Q: My father developed some serious bedsores while he was in the hospital after surgery. Why do bedsores occur, and can they be prevented?
A: Bedsores can be painful, and sometimes even deadly. Two-thirds of all bedsores occur in people over the age of 70, mainly because older people are more likely to have health problems that put them at risk. People with spinal cord injuries are also likely to develop bedsores because of the time they spend in one position. When Christopher Reeve, the actor who was paralyzed in a horseback riding accident, died in 2004, news accounts said he died from a bedsore-related infection.
Immobility is the culprit. Most of us don’t realize how much we move around while we’re sleeping. Our bed partners may not agree, but it’s a good thing we toss and turn. That movement continually redistributes the pressure between our bodies and the mattress. But when we’re confined to bed because of illness or injury, or while we’re under anesthesia for an operation, we may move very little, if at all. As a result, pressure builds up on specific areas of the body, particularly those where the bones are prominent. If you’re lying on your back, the most vulnerable areas are at the lower part of your back near the buttocks and your heels. If you’re on your side, it’s your hip and ankle (see illustration). When we do move, or are moved incorrectly by a caregiver, friction may add to the problem of pressure.
In just a couple of hours, that pressure can squeeze shut the tiny vessels that deliver blood to the skin and underlying tissues. Without fresh blood to bring in oxygen and flush out waste, skin and other nearby tissues falter and may eventually die.
At the very least, bedsores get in the way of recovery, so a hospitalization or a stay in a Rehabilitation center lasts longer than it might have. As with any other type of open wound, bedsores create a ready opportunity for infections that may spread to the surrounding skin, the deeper tissues and bones, and the blood. And to make matters worse, infections that are resistant to antibiotics are becoming more common every day. The breakdown of tissue from large bedsores can also lead to fluid and protein loss, leaving patients dehydrated and malnourished.
Any of us can develop a bedsore if we’re stuck in bed or in a chair. But the risk is much lower if we can move, even just a little. People change positions more or less automatically if their brains are able to process the signals that warn pressure is mounting on an area of the body. People who are unconscious or suffering from confused thinking may miss those signals.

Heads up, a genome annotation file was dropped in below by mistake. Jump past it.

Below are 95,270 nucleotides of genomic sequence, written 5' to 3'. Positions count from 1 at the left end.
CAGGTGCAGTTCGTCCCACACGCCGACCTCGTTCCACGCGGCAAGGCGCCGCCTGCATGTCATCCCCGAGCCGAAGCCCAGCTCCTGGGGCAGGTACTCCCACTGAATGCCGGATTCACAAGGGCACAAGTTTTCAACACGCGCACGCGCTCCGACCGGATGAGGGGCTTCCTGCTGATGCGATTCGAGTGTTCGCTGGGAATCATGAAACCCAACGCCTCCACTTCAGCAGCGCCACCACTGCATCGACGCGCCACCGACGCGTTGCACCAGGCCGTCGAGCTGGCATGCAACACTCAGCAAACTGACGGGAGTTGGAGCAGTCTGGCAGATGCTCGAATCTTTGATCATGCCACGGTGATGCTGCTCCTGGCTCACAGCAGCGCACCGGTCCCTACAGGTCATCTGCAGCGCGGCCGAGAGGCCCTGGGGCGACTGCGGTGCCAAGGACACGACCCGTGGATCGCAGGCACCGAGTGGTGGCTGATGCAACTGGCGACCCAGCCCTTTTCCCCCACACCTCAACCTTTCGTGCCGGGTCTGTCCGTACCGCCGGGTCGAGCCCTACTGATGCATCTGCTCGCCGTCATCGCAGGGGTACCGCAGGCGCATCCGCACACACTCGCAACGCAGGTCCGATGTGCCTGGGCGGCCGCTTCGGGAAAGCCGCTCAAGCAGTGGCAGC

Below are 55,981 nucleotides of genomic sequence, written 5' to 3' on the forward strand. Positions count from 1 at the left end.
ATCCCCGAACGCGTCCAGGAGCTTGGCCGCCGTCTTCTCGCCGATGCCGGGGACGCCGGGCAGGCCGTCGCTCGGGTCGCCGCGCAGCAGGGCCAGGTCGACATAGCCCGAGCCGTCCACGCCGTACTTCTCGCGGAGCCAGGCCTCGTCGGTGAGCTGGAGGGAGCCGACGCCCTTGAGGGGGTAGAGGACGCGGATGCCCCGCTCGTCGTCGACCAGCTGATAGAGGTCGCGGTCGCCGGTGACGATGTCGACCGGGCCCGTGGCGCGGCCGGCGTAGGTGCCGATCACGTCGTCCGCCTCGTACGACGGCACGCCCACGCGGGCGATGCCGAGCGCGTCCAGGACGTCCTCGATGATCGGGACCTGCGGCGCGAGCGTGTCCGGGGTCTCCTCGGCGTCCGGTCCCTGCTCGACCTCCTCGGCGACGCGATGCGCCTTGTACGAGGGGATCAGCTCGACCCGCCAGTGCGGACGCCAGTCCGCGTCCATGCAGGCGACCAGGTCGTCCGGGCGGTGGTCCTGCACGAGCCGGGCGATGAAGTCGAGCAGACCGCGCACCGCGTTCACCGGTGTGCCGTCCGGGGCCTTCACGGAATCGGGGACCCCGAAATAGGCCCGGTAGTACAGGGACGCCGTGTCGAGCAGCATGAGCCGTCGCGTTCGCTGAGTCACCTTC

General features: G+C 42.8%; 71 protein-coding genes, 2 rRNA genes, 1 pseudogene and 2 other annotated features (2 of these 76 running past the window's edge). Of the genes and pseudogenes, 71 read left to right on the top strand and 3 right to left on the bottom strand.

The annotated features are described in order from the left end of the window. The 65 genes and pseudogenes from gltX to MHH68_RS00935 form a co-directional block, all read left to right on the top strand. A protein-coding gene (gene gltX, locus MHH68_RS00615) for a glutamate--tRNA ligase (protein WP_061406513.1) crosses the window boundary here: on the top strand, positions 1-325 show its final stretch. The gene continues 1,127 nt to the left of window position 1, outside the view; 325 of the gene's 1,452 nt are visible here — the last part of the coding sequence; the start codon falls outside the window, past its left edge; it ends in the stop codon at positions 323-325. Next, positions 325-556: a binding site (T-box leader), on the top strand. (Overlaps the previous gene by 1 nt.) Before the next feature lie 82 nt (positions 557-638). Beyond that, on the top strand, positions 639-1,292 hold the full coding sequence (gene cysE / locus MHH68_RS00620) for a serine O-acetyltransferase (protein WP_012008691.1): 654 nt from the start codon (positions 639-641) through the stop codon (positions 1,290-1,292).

Conditions that affect blood flow and circulation, such as diabetes and very low blood pressure, also make people susceptible. Feces and urine break down skin tissue, so bedsores are often a problem for people who cannot control their bowels or bladders.
So what works to prevent bedsores? A recent study that analyzed results from 59 different studies revealed some clues. It turns out that mattresses with special “dynamic” surfaces that mechanically change the pressure under the patient may not be worth their extra expense (some cost as much as $30,000 per bed). Compared to so-called static support (mattresses with extra padded or special honeycombed surfaces), the dynamic mattresses came out on top in only three of 14 studies.
The study also looked at other factors, including repositioning (moving an immobilized patient), skin care, and nutrition. And while the combined findings were informative, some questions remain unanswered. For example, the jury is still out on which nutrients, if any, might speed the healing of bedsores. However, malnutrition is common among older people, with or without bedsores, so people at risk for bedsores should make sure they’re eating properly. Experts also offer other suggestions (see sidebar) for what families and loved ones can do to help prevent bedsores.
It’s not pleasant to think about bedsores. Still, a little thought can head off problems that are even less pleasant.
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